“What about Lady Galadriel?” she asked. “She will be able to tell us exactly what is going on.”
“The Lady Galadriel has retired for the night,” Haldir replied.
Thranduil nodded at Maida, showing he approved of her idea, then turned to Haldir.
“Then the child will have to stay in there tonight,” he said. “I will have guards posted at the door.”
Maida heard Legolas clear his throat, and glanced up at him. He was beckoning her to follow him. She did so, and they left the room together in silence.
“She will be alright,” Legolas said reassuringly. “I am sure Lady Galadriel will know how to help her.”
Maida nodded, but did not reply. They parted a short while later, and she retreated to her bedchambers.
The night continued on relatively quietly. As Maida lay in her bed, she listened to the sound of activity in the palace diminish into silence. Despite all of her efforts, she could not stop thinking about how Lucy had screamed. Though she did not know how, she had hurt her. And now the poor child was lying in a cold bed, alone and absolutely terrified.
Maida rose from her bed, throwing a robe over her shoulders as she headed out into the corridor. She was not going to let Lucy spend the night alone. She would sit with her, and try to comfort her as best she could.
She met nobody else on her way to the healer’s chambers. The palace was quiet, most of its inhabitants having retired for the night. However, when she entered the healer’s front room, she found one of the Marchwardens standing guard at the child’s door. It was the dark-haired Elf she had given her cloak to. He greeted her with a smile and a slight bow.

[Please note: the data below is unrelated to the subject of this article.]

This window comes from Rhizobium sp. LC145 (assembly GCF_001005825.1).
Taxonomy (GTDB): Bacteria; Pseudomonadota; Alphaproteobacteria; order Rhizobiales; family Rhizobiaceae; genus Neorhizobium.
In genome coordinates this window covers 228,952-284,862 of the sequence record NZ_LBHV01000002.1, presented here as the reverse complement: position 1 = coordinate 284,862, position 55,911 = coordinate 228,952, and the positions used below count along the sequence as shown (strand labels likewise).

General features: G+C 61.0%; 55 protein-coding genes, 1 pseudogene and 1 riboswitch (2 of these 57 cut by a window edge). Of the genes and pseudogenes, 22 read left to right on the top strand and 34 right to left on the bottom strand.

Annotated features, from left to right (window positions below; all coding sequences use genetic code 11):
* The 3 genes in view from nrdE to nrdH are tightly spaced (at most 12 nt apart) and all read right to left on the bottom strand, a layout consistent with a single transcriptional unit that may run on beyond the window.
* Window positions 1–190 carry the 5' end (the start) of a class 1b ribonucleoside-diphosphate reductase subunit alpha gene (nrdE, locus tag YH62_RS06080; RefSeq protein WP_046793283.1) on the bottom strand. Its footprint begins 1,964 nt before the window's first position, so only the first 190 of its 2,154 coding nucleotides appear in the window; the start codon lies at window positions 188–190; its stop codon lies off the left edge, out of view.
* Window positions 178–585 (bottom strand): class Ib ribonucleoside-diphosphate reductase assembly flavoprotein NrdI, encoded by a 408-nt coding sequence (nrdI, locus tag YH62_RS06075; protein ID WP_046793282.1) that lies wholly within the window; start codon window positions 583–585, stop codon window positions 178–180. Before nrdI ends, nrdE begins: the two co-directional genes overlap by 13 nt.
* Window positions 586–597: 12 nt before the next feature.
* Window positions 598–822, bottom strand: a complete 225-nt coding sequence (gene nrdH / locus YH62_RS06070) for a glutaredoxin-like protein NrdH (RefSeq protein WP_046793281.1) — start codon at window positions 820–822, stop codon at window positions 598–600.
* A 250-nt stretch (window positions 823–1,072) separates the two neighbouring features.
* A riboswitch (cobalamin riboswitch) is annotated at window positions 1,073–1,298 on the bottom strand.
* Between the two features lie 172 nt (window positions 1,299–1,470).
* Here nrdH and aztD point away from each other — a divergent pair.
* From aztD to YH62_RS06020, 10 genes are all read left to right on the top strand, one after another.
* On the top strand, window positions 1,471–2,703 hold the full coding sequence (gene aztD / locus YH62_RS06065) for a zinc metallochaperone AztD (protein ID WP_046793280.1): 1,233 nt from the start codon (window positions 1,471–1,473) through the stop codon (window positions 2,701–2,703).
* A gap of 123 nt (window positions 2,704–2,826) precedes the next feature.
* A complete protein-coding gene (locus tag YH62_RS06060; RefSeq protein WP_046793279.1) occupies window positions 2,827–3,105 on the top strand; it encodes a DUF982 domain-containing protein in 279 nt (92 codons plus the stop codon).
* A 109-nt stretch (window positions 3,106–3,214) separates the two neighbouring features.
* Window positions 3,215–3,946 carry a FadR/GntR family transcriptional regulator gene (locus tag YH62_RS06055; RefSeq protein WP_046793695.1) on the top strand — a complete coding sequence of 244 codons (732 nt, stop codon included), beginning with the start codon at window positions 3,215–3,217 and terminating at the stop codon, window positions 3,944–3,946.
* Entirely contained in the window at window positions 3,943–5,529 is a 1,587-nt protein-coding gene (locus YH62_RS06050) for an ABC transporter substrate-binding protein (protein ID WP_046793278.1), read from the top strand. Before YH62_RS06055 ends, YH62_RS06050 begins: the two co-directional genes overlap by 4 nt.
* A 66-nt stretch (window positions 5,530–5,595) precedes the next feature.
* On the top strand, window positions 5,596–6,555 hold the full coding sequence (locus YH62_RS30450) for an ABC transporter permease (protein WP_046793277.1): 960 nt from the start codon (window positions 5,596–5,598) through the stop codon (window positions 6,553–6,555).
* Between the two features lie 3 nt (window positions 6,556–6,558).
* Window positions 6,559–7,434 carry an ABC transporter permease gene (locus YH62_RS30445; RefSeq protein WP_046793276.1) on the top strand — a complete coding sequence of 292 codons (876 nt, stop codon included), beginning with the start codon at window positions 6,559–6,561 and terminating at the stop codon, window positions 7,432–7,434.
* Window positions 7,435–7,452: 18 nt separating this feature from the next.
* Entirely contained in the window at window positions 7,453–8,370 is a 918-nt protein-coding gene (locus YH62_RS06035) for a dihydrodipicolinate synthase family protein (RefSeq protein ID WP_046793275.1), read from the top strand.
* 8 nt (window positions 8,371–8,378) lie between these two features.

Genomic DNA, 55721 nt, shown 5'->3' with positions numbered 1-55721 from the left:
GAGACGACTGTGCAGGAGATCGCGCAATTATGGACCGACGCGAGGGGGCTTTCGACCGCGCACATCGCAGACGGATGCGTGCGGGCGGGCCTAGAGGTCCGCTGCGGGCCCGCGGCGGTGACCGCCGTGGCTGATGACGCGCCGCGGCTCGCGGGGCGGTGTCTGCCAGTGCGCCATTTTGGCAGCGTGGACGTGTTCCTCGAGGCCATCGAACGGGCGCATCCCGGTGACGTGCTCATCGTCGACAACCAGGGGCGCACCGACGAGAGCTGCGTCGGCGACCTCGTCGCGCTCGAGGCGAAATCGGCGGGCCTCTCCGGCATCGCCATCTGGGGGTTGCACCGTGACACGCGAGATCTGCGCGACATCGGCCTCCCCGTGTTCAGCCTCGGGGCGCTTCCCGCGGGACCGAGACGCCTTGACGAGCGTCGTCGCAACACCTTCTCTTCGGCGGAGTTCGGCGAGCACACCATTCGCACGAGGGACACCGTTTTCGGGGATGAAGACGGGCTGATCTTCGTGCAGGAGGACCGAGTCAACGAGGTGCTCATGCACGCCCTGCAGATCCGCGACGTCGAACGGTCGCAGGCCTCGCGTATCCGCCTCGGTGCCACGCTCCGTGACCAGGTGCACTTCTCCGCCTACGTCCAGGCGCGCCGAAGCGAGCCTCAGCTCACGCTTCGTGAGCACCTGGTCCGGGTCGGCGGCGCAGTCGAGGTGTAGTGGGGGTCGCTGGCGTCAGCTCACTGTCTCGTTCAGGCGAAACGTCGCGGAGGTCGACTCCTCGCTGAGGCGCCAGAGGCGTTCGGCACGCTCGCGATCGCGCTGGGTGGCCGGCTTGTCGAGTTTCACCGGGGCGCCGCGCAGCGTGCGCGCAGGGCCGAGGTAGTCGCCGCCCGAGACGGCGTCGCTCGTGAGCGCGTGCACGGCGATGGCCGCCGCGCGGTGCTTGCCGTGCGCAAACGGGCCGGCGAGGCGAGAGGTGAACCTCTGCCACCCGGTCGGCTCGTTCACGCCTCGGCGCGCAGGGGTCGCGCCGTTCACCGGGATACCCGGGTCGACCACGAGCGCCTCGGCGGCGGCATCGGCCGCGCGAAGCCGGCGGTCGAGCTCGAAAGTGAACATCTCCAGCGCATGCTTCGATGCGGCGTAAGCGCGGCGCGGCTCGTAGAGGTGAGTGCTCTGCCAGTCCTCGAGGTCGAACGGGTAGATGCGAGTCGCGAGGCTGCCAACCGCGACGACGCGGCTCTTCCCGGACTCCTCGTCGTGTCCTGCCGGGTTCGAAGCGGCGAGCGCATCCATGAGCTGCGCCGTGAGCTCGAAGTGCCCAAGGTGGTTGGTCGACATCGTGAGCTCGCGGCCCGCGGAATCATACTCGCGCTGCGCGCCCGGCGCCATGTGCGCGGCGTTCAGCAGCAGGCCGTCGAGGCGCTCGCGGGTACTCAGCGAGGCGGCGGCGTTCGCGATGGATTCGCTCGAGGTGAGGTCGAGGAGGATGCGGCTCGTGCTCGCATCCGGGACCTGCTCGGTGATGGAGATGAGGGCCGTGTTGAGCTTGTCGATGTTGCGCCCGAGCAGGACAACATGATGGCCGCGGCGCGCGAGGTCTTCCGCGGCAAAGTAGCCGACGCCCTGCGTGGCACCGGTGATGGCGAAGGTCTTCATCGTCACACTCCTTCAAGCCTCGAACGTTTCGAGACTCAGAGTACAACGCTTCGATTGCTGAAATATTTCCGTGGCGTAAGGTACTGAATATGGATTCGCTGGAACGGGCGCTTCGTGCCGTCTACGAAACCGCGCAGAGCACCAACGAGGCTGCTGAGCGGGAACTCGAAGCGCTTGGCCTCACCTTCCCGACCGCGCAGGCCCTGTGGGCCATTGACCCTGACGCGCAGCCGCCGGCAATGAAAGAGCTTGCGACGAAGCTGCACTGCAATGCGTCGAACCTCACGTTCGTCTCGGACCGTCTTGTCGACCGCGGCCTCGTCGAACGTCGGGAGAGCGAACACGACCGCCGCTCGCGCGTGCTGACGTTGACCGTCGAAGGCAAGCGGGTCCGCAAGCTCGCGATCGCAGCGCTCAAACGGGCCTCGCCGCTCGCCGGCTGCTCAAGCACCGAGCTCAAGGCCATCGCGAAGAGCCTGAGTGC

“I had expected you would return, Lady Maida,” he said.
Maida studied the Marchwarden for a moment, then returned the smile as she approached.
“How is she?” she asked, gesturing to the door.
“I believe she is sleeping, though I have not checked,” the Marchwarden replied. “I assume that is what you are here to do?”
“Yes,” Maida replied, now slightly curious. This particular Marchwarden was nowhere near as stern and commanding as the others. He seemed genuinely pleasant and friendly. “And who are you, if I may ask?”
“Of course,” he said, bowing again. “Forgive my manners. I am Thendril.”
“And you are from Lórien?” Maida asked.
“Hard as it may be to believe,” he replied, clearly knowing that she had referred to the shade of his hair. “It comes from my father.”
Maida continued to smile as she reached for the door. Before opening it, though, she gazed around the front room again.
“Has Réyis not returned?” she asked.
“Réyis?” Thendril asked.
“The healer,” Maida replied. She shook her head. “Probably out drunk in the wine room. . .again.” She sighed. “I do not know why my aunt insists on keeping that old fool our primary healer.”